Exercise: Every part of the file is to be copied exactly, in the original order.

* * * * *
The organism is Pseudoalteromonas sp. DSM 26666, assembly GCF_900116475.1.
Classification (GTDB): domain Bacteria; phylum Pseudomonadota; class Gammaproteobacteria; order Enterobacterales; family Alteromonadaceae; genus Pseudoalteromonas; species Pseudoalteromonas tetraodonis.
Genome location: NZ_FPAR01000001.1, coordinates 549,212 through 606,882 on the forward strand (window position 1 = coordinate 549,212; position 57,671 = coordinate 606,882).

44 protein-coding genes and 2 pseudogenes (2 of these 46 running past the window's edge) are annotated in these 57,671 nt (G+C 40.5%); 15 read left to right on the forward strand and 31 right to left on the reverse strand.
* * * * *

The organism is Pseudoalteromonas sp. DSM 26666, assembly GCF_900116475.1.
Classification (GTDB): domain Bacteria; phylum Pseudomonadota; class Gammaproteobacteria; order Enterobacterales; family Alteromonadaceae; genus Pseudoalteromonas; species Pseudoalteromonas tetraodonis.
Genome location: NZ_FPAR01000001.1, coordinates 549,212 through 606,882 on the forward strand (window position 1 = coordinate 549,212; position 57,671 = coordinate 606,882).

44 protein-coding genes and 2 pseudogenes (2 of these 46 running past the window's edge) are annotated in these 57,671 nt (G+C 40.5%); 15 read left to right on the forward strand and 31 right to left on the reverse strand.